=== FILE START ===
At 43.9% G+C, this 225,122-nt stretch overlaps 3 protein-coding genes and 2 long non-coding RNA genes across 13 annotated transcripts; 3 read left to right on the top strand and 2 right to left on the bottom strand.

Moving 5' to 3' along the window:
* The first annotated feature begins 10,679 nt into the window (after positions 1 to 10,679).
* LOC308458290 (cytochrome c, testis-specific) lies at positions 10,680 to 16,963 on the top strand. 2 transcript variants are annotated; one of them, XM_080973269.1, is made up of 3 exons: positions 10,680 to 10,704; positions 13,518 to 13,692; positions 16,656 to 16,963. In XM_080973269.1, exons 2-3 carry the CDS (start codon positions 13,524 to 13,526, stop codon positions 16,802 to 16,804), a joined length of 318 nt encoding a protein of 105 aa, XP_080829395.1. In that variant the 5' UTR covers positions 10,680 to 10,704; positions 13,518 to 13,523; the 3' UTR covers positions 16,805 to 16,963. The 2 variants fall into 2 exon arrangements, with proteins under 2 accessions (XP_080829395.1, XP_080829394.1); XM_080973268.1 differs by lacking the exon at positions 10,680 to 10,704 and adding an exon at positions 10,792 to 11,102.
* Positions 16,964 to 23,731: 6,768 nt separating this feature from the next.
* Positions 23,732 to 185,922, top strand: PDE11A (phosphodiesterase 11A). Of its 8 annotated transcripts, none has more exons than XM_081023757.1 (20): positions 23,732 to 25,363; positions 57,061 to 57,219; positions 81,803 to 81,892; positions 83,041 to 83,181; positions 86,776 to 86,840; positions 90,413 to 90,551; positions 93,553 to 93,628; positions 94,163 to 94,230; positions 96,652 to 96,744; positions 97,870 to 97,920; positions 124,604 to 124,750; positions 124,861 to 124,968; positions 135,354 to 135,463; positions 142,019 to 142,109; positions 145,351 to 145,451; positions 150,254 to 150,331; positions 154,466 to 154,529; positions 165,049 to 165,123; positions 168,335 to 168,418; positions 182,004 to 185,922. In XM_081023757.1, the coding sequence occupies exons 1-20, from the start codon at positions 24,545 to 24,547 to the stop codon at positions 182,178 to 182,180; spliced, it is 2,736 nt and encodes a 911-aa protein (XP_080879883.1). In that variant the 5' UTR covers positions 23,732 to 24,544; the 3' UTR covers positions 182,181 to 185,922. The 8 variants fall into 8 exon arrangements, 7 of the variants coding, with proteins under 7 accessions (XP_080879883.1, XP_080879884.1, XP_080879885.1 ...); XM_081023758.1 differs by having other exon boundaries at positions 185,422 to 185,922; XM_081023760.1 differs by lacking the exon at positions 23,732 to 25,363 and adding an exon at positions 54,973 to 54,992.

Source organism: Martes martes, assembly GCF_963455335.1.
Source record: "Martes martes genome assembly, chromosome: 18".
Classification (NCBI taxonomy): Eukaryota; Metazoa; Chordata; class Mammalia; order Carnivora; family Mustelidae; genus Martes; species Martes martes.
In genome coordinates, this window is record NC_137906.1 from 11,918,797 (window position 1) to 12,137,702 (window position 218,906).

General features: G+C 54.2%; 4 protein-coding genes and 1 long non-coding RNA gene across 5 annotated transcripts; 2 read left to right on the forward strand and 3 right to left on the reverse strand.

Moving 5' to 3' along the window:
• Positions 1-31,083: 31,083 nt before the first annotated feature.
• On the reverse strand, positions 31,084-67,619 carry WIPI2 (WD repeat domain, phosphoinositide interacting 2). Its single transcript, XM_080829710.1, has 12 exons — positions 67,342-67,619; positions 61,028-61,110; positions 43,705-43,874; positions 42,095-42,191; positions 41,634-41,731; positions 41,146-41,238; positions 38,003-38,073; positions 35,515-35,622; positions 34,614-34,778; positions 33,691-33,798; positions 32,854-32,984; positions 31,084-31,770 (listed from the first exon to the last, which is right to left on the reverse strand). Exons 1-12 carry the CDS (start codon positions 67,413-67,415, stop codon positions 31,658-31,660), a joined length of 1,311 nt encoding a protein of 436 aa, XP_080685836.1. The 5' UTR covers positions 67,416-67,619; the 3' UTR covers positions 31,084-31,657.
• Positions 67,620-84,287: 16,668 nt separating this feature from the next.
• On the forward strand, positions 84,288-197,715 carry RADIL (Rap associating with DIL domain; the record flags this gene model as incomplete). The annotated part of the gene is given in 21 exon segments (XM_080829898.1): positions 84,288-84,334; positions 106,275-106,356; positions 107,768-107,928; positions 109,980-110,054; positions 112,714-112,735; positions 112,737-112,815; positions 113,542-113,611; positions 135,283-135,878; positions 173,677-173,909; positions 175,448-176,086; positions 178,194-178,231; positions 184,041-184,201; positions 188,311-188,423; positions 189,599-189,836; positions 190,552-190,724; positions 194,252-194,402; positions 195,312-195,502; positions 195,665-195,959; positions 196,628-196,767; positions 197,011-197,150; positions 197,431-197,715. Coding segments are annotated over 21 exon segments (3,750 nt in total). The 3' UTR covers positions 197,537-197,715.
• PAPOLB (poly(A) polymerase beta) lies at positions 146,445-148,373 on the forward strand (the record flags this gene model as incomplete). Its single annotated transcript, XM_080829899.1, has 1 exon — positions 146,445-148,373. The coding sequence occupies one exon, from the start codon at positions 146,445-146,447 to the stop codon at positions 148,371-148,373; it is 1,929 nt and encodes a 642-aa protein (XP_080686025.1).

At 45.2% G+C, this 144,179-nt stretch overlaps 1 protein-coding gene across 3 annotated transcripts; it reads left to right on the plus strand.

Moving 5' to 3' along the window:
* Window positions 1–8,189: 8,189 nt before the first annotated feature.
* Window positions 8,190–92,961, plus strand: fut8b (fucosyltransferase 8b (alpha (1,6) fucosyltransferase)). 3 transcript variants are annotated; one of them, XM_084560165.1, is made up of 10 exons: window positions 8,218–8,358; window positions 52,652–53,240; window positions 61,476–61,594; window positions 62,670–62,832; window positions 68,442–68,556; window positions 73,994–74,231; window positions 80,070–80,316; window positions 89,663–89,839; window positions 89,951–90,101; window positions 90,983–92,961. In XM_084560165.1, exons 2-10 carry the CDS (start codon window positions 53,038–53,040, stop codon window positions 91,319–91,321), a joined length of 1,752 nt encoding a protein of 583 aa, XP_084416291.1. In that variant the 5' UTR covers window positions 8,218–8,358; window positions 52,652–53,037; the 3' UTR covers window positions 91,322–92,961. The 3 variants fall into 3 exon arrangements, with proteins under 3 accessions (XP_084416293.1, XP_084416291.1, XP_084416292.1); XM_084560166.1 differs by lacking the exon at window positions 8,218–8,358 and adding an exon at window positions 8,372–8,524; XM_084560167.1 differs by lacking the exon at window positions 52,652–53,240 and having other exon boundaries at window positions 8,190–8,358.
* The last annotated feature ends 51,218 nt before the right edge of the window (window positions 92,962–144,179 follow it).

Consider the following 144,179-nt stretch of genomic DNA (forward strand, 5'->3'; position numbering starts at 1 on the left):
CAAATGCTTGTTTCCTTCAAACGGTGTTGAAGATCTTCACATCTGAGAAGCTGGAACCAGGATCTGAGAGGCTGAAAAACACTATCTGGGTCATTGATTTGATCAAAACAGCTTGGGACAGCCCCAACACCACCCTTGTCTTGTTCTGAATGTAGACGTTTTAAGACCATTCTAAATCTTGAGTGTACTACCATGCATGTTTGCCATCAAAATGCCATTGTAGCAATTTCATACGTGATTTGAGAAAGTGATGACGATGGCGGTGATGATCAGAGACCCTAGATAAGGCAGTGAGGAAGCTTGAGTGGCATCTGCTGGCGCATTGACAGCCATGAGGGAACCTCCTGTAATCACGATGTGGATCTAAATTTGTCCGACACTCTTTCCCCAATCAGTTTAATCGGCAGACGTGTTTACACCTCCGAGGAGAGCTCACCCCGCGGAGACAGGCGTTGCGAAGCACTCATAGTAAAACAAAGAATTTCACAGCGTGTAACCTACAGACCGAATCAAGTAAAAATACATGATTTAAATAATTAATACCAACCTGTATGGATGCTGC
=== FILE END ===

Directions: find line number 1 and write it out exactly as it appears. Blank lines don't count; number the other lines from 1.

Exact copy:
At 43.9% G+C, this 225,122-nt stretch overlaps 3 protein-coding genes and 2 long non-coding RNA genes across 13 annotated transcripts; 3 read left to right on the top strand and 2 right to left on the bottom strand.